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Research - fatherhood - Adrienne Burgess

It should be noted Adrienne is behind the Government sponsored fathers direct organisation.

Such drivel bodes ill for men. Where are the facts on violence or substance abuse when the Family Courts need neither evidence or facts at all.

Where is the understanding of child abuse statistics showing women to be the greater risk, the biological father to be safer?

Where is the reality on DV statistics?

And when mediation and leaflets won’t solve this head in the sand attitude who is going to tell them to stop wasting tax-payers money on loony schemes.

It’s business as usual in the UK ‘family meaning mother child stealing’ courts.

Sydney Morning Herald
29 July 2004

Children in the undertow of divorce
By Adrienne Burgess

One topic, two plans. Perhaps parenting after separation can benefit from both, writes Adrienne Burgess.

So the Howard Government will announce - any minute now - its response to last year's high-octane inquiry into parenting after separation. So far, we know the Government's Big Idea is for a national network of "family relationship centres", staffed by mediators and counsellors, to be embedded in our communities (well, in some of them) alongside Job Network shopfronts or community health centres.

Ultimately, these will provide all kinds of couple and parenting support (terrific, given escalating children's distress, and earlier and more frequent separation and divorce), but at the outset the focus will be on separating families. Instead of rushing off to hungry lawyers, mum and dad will first toddle down to the local family relationship centre.

There they'll be given information (including the sobering facts about what is likely to happen to their children if they fight over them), spend a couple of hours with a "parenting adviser" and - bingo! - come out happy to support each other's parenting, put their children's needs first and give up on the idea of setting thousands of kilometres of the Australian landscape between themselves and their soon-to-be "ex".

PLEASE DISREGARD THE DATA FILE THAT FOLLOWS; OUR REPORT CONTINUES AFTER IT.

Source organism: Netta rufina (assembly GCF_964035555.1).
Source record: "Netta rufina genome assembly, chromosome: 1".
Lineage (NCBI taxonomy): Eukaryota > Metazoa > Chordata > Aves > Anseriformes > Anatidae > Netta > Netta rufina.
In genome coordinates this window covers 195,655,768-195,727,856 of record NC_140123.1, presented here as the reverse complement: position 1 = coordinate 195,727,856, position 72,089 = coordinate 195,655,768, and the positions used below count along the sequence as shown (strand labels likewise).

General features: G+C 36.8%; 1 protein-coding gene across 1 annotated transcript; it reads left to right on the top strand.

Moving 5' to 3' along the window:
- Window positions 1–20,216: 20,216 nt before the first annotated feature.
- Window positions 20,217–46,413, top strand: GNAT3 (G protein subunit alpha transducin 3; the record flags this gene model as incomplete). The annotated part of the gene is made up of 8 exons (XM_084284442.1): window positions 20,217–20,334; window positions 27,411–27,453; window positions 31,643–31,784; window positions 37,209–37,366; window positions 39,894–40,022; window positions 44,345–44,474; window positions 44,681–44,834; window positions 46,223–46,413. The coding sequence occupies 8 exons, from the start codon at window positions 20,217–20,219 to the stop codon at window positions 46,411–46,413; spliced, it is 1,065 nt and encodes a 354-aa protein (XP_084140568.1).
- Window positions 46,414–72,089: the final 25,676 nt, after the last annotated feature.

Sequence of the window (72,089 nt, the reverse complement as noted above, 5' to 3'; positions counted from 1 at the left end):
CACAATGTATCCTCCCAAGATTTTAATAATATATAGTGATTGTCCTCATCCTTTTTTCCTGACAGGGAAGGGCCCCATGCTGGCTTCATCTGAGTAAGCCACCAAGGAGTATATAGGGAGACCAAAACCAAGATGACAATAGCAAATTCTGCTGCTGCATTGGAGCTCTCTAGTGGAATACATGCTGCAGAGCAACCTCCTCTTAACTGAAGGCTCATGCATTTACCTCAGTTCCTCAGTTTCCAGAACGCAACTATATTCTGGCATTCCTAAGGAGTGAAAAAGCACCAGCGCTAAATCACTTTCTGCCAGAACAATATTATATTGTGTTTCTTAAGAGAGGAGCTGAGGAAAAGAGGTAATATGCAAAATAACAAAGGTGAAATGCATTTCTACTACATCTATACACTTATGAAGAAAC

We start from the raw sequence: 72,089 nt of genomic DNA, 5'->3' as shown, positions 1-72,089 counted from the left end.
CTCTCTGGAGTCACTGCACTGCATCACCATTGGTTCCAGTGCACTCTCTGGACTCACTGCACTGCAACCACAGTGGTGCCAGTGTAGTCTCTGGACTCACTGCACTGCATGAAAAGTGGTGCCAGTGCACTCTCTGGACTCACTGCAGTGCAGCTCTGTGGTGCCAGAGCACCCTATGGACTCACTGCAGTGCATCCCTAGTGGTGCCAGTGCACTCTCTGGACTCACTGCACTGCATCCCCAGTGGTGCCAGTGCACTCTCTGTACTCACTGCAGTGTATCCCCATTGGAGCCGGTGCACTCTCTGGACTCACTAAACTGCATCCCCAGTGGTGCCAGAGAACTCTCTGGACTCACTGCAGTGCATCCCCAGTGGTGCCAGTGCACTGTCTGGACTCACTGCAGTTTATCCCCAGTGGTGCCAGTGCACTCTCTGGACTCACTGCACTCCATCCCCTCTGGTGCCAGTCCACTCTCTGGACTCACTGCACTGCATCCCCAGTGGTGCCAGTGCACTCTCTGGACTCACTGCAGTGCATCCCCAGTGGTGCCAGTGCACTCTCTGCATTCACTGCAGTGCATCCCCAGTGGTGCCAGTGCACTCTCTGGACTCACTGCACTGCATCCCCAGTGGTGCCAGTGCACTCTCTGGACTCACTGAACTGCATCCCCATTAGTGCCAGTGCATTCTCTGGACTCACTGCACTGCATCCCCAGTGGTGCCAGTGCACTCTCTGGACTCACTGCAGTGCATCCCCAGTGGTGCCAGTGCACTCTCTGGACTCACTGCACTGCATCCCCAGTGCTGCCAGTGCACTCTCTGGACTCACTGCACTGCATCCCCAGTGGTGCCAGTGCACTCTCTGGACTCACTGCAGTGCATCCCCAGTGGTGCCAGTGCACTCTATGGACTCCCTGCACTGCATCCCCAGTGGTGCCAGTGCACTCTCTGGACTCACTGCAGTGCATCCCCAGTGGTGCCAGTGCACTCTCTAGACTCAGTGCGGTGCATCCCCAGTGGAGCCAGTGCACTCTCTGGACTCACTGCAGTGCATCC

The "teeth" in this proposal (in so far as there are any) lie, first, in the fact that a considerable amount of federal money will be allocated to it - though how much will be poured into the bricks and mortar of the new centres, and how much into the services to families, is up for question.

Even so, this has to be a big plus, given that to date the Government has resisted all calls for additional funding to support separating and separated families.

The second "tooth" is an element of compulsion: any parents who refuse "primary dispute resolution" and try to head straight for a lawyer without good reason may be fined, and will probably not be regarded kindly by any judge they eventually see.

Another good thing about the centres is that they provide a structure for early interventions (that is, professionals getting to separating couples before conflict becomes entrenched). And they may draw in some of the parents the courts never see, but who researchers know often develop parenting arrangements that are not in the best interests of their children: fewer than one in two ever stays overnight in their father's house again; and only one in three sees their dad at least weekly.

And this is despite the fact that no more than one in seven non-resident fathers has "issues" such as substance abuse or a propensity for continuing violence that render substantial continuing contact unwise.